Do you have friends who constantly use deodorants or frequently enquire about their body odor? If yes there is a chance of them struggling with olfactory reference syndrome. It is one of the most under-recognized psychiatric conditions.
Olfactory reference syndrome is also confused with a lot of other psychiatric conditions like obsessive-compulsive disorder (OCD), body dysmorphic disorder (BDD), bromidrophobia, and a Japanese condition called Jiko-shu-kyofu.
However, many people have intrusive thoughts about having a bad body odor but that doesn’t necessarily mean you have Olfactory reference syndrome. When you develop irrational and obsessive thoughts about body odor and they start interfering with your daily life is a call for psychiatric attention.
Let’s explore all characteristics of Olfactory reference syndrome and how to treat olfactory reference syndrome…
What Is Olfactory Reference Syndrome?
Olfactory reference syndrome is also known as olfactory reference disorder. It can be characterized by an irrational obsession with being a foul-smelling person. They are constantly worried about various body odors coming from their armpits, sweat glands, or anal or vaginal odor.
Olfactory reference syndrome is a condition that feels very similar to having a phobia. An individual with olfactory reference syndrome is so scared of smelling bad that they can go to any lengths not to smell bad.
The preoccupation and obsession over their body odor are so irrational yet intense that they get anxious around people. They might quit going to games or refuse to dance even when their crush calls them.
Olfactory reference syndrome can stop you from achieving your goals. It can also reflect badly on your relationships. After all, you always escape because you fear you’ll smell bad. It can also lead to the development of severe mental health conditions like depression, social anxiety, loneliness, etc.
Symptoms Of Olfactory Reference Syndrome
The signs and symptoms of olfactory reference syndrome are very obvious and easily identifiable. However, sometimes it can be confused with just being conscious about your body odor. Olfactory reference syndrome will affect your routine life and interfere with your decision-making.
If your consciousness about smelling good always is not coming in the way of your goals, there is probably nothing to worry about. Let’s have a look at some of the symptoms of olfactory reference syndrome that we need to watch out for;
Frequent showering, using perfumes/deodorants
Repeated use of grooming products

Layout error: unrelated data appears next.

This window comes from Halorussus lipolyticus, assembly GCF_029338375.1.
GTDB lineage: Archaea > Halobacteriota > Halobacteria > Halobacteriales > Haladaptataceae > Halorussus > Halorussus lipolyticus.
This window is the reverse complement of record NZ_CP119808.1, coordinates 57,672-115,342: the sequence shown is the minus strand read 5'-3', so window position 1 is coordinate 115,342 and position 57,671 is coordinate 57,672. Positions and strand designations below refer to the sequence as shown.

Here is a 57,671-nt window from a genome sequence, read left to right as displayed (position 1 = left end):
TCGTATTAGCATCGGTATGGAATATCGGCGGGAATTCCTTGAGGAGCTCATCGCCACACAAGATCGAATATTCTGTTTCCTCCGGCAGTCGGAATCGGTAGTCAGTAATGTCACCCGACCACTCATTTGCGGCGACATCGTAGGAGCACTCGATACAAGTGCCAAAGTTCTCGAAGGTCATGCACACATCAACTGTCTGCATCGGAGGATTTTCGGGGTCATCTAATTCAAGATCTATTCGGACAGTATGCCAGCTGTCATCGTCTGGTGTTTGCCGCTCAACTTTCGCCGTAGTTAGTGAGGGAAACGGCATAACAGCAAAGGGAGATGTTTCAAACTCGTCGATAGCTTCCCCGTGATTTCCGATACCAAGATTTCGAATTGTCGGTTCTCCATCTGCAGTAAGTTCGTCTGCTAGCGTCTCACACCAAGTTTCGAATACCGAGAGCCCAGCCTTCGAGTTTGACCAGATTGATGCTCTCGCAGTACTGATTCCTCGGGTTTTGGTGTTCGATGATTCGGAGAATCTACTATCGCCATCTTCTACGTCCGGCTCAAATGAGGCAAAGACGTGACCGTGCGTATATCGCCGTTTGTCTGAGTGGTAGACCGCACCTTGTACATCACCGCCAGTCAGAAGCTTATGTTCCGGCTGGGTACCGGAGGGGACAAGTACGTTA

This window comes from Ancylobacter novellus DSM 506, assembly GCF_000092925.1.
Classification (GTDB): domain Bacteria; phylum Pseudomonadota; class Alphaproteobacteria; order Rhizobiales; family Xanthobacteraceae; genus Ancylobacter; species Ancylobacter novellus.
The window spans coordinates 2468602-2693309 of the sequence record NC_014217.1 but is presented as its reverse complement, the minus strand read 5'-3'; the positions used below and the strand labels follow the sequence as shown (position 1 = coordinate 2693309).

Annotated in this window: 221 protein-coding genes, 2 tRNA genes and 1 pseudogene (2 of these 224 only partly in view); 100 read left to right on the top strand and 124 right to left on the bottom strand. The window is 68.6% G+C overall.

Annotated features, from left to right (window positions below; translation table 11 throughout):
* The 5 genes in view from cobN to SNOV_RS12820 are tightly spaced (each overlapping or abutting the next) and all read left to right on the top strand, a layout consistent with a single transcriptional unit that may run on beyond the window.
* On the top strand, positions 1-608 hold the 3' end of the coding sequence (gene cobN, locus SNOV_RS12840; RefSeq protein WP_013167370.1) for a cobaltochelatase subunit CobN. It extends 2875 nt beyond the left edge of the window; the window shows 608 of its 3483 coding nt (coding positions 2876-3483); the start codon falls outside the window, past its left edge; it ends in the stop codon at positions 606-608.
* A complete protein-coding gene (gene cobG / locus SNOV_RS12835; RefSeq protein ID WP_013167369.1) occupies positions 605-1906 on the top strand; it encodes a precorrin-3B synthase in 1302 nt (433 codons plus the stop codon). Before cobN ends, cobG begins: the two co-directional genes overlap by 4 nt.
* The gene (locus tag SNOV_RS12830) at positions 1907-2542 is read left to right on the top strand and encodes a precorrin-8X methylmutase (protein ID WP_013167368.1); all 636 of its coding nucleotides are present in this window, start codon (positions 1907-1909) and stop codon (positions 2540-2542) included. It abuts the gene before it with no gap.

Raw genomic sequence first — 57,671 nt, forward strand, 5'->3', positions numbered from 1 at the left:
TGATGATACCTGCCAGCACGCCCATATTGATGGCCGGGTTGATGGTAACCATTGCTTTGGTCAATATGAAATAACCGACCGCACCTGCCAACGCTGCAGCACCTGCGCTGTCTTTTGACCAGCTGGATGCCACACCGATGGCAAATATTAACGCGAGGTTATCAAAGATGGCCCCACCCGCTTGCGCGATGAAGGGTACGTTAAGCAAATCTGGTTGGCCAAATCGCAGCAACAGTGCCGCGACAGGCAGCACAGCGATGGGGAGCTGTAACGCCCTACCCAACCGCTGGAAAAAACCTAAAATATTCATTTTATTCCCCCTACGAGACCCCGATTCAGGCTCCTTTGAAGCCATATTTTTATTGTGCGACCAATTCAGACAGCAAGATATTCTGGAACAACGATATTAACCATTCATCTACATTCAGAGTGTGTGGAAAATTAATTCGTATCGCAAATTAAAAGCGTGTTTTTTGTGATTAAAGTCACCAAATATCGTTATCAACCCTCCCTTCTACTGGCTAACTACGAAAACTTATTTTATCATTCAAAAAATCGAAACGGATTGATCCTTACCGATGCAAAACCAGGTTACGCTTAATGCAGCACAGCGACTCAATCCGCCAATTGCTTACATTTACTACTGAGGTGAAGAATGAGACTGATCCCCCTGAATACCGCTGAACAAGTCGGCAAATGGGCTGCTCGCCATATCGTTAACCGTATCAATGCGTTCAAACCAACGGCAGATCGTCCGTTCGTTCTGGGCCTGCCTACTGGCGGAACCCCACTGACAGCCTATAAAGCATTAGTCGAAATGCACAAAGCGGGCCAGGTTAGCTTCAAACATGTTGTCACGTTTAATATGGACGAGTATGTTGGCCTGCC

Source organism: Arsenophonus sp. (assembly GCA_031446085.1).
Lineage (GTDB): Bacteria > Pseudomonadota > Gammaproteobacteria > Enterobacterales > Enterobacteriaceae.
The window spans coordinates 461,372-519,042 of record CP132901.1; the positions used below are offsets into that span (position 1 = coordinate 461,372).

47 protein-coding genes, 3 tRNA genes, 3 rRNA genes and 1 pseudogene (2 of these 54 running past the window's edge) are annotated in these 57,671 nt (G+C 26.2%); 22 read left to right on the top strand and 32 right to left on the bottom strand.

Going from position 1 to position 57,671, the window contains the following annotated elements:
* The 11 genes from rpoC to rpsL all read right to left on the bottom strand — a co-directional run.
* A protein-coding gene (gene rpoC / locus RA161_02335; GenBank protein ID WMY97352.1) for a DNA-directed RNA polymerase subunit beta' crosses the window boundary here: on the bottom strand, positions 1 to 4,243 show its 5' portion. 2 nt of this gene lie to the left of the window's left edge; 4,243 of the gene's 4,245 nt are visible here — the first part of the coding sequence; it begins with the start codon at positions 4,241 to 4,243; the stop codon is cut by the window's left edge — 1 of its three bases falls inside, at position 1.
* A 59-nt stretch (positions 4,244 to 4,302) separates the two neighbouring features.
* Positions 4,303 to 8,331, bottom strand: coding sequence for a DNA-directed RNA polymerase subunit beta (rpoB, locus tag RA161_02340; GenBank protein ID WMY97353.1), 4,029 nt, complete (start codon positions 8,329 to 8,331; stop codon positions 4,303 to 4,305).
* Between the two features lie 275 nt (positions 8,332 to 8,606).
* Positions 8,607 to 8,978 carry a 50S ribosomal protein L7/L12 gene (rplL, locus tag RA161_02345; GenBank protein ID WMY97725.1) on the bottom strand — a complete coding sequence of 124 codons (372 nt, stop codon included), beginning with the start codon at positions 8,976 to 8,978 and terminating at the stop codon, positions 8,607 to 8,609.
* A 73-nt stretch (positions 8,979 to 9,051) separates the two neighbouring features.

Constantly checking their body odor
Always enquire about their smell
Social avoidance because of fear of smelling bad
Escaping from work/school is an anxious response to a fear of having a foul odor
Suicidal ideations caused by extreme anxiety
Anxiety and depressive symptoms
What Treatments Work for Olfactory Reference Syndrome (ORS)?
Experts are still studying olfactory reference syndrome and its consequences. The treatment strategies for ORS are still a little hazy, there is enough proof that treatments for similar mental health conditions can work for olfactory reference syndrome as well.
The symptoms of olfactory reference syndrome are similar to that of obsessive-compulsive disorder; therefore, the treatment focuses on reframing the obsessive thoughts. Let’s have a look at all the treatment options that can work for olfactory reference syndrome;
Cognitive behavioral therapy (CBT): focuses on your thoughts and how you frame them. CBT helps you identify your obsessive thoughts, what triggers them, and how you can replace them with adaptive thoughts.
Clinical drugs: olfactory reference syndrome can give rise to extreme anxiety and emotional fluctuation. Such symptoms can be managed with help of some psychiatric drugs like serotonin reuptake inhibitors (SRIs) and selective serotonin reuptake inhibitors (SSRIs).
The best treatment option for olfactory reference syndrome is considered a combination of medicines and psychotherapy. This is because the symptoms of ORS include suicidal ideations, anxiety, and depressive thoughts.
Psychiatric drugs help in managing and reducing the intensity of olfactory reference syndrome symptoms. And the psychotherapy sessions will help in reframing your obsessive thoughts and help you fight your triggers.
That’s All Folks!
I hope you found this blog about olfactory reference syndrome and its treatment helpful, interesting, and informative. Do share this blog with your friends and family. Olfactory reference syndrome may be rare but it is a serious condition that needs medical attention.
Thanks for reading.
Take care and stay safe.
The post Understanding Olfactory Reference Syndrome & Its Treatment appeared first on Calm Sage – Your Guide to Mental and Emotional Well-being.